Leicester Print WorkshopA transformation of a 1970s former glass warehouse to create new printmaking studios, library, gallery and education spaces for Leicester Print Workshop in the city’s Cultural Quarter. LPW will become one of the leading fine art printmaking studios in the UK with the backing of Arts Council England and Leicester City Council amongst its many supporters. The 4,800sqft warehouse was completely gutted to allow for the insertion of new windows, floor and roof to form 8,500sqft of new spaces for the Midlands based printmakers. Existing historical artifacts including immense steel beams, cranes, a raw concrete floor and external brick piers and walls have been retained in place. The ‘new’ inserted or layered elements have been predominantly constructed in white in colour to highlight the existing artifacts and preserve the building’s character. The layered composition of spaces forms a fitting backdrop to spaces for original printmaking. On the ground floor, LPW’s main printmaking studio will activate a previously neglected part of the city and will animate this new gateway to the Cultural Quarter with the visibility of their making processes. A series of workshop spaces for etching, lithography stone graining, silk screen washing, aquatint and a dark room are located at the rear. At the front is the new double height gallery space with the library area for members. An existing crane and its support beam have been kept in this space piercing through the upper floor offices from the void area. The upper level is predominantly artist studio spaces for hire with offices for LPW and a framing space. There is a further central void in the middle of the studio where the two floors are connected in view. Read more below.
The project has been funded significantly by Arts Council England, together with investment from major grant making trusts and various fundraising events and activities by the artists themselves. The project has been a focal point of community development and bonding in the area among not only the artists but of a wider community. The Leicester City Council gifted the freehold of the original building to LPW and it has helped realise the ambition of LPW to expand and grow its presence in the Midlands area. There has been a strong participatory process throughout the 3.5 years of project development led by Lucy Philips, the Director, with firstly design workshops with LPW makers and later a series of volunteer weekends during the final phase of the project. The volunteers have helped with some of the decoration, building of partitions, gardening, and cleaning. Funds were also raised through local supporters with the sale of designed mugs and artists’ prints. Architect Takero Shimazaki was also involved in the selection of Artists in Residence, who are developing artworks inspired by the new architecture to mark their move from the previous studio space.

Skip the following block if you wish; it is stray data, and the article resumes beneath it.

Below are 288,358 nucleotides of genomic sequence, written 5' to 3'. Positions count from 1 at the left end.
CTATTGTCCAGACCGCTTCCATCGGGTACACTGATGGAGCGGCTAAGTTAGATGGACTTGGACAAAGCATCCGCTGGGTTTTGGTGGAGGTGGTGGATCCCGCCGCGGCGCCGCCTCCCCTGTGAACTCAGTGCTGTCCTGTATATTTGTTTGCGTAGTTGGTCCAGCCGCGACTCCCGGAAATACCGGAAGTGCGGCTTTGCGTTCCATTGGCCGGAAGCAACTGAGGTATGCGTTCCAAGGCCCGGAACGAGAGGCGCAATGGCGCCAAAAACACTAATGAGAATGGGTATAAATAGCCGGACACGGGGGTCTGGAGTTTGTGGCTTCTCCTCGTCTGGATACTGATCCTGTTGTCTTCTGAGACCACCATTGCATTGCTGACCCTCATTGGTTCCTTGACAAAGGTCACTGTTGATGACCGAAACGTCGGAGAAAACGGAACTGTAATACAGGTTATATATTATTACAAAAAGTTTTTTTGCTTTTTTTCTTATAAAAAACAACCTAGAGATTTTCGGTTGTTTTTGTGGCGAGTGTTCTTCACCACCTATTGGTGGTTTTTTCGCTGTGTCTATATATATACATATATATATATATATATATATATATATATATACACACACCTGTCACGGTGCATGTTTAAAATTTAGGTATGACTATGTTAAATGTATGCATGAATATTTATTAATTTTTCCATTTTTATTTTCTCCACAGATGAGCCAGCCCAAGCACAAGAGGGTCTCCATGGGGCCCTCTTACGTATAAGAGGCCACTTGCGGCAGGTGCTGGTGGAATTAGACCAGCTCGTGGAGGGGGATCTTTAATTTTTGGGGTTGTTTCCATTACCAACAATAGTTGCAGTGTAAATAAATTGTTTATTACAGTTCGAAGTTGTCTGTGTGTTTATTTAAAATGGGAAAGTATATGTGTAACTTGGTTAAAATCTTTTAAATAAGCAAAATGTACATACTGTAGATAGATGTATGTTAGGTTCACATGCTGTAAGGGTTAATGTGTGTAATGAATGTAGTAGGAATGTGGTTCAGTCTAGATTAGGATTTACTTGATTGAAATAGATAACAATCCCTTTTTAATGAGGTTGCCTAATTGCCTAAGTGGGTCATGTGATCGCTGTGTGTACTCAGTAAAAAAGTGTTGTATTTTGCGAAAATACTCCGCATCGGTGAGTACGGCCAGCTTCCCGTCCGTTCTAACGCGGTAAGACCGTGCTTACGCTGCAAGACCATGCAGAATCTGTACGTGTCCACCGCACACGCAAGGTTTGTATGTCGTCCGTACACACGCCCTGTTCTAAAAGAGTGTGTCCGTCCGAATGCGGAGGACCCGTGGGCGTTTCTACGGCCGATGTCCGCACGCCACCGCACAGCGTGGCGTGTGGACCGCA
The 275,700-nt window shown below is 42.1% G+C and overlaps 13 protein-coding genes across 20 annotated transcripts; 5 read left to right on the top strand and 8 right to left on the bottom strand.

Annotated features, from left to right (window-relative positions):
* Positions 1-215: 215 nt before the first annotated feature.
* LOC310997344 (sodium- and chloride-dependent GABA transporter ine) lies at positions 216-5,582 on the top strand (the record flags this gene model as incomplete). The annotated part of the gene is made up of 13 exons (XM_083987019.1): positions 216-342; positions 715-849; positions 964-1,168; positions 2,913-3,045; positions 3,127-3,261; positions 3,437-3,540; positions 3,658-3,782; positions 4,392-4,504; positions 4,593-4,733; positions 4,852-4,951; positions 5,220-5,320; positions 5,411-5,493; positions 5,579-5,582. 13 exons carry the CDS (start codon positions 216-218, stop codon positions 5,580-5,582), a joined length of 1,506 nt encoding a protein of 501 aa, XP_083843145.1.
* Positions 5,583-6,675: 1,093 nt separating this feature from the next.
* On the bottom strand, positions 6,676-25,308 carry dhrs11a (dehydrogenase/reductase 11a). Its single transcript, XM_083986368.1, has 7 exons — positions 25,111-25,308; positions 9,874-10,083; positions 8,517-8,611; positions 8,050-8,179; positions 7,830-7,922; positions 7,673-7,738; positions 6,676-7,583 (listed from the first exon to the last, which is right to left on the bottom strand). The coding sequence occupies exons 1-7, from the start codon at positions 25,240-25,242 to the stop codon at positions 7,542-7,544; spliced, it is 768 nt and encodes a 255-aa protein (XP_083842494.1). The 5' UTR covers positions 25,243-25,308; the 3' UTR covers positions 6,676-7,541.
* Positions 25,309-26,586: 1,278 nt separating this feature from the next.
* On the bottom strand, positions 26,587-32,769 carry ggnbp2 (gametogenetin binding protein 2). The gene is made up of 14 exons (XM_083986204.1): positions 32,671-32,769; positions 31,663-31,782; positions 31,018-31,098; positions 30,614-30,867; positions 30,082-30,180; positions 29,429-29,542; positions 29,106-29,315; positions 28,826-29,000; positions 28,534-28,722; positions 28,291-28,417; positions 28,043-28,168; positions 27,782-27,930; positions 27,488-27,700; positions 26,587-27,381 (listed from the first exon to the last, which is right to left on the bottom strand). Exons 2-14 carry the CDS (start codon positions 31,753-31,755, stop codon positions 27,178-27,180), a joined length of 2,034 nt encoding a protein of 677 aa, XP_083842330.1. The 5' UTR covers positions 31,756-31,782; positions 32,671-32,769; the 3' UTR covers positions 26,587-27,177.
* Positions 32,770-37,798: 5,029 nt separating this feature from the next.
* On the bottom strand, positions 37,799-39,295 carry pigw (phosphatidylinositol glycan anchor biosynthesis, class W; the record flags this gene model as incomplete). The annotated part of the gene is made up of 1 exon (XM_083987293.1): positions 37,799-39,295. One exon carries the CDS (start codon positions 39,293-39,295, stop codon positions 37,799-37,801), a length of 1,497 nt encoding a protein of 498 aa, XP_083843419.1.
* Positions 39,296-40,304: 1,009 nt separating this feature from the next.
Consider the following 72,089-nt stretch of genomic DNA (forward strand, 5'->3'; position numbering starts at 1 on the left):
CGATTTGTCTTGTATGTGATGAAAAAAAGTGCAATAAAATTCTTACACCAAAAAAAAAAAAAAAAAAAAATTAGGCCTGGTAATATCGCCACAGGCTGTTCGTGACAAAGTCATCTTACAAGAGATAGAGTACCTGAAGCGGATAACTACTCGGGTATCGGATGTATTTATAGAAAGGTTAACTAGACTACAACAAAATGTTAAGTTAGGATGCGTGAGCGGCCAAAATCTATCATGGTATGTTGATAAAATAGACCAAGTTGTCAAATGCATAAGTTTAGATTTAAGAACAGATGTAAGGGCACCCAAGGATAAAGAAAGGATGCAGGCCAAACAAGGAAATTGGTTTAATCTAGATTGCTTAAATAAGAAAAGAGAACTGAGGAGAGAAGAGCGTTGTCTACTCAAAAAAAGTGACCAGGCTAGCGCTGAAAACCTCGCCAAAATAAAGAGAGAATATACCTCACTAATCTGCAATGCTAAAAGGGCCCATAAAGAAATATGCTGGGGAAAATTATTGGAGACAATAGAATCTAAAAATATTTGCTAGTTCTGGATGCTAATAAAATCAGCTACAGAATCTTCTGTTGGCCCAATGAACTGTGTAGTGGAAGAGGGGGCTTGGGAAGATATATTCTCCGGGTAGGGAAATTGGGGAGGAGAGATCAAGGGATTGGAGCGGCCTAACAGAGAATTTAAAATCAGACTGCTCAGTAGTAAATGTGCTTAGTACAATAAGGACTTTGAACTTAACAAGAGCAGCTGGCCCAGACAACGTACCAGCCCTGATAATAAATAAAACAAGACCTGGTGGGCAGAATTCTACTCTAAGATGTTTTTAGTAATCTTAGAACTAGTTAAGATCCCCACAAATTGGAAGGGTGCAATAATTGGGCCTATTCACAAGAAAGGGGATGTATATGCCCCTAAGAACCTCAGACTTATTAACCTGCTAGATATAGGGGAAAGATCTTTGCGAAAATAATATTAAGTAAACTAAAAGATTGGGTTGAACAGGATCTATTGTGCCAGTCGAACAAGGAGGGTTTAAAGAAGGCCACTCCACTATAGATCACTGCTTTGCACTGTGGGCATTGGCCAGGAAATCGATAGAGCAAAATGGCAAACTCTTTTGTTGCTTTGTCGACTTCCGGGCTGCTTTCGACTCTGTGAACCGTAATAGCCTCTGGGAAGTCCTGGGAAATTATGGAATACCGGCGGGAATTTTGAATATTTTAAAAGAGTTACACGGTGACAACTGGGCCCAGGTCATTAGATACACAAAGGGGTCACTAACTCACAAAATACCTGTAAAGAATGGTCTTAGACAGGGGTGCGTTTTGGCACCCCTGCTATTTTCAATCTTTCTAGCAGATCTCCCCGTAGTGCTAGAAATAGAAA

The project forms part of a series of recent projects by t-sa, including the new Curzon Bloomsbury, where the notion of ‘renewal’ has taken a central part of the studio’s approach. Working with what is already there on site, t-sa focused on the existing and historical artifacts to create the architecture for LPW. This is partly as a result of the tight budget, however it is also their core belief that ‘new build’ projects are not the only way to make a significant and long lasting architectural contribution to cities. t-sa’s surveying process of the existing context and the building has been like that of a detective where stripping out works are done at a very early stage of the project to identify which part of the structure, external walls, floor and roof materials can be kept or re-used. Externally, some of the original window openings have been re-used and others closed up with purposeful recesses to mark such actions.
LPW’s new premises is set to become a significant gateway for Leicester’s Cultural Quarter, together with other venues such as the Curve Theatre and Phoenix Art Centre, it will continue to promote and advance printmaking and the arts in Leicester.
Anton Gorlenko, Emma Gardner, Sumiko Eadon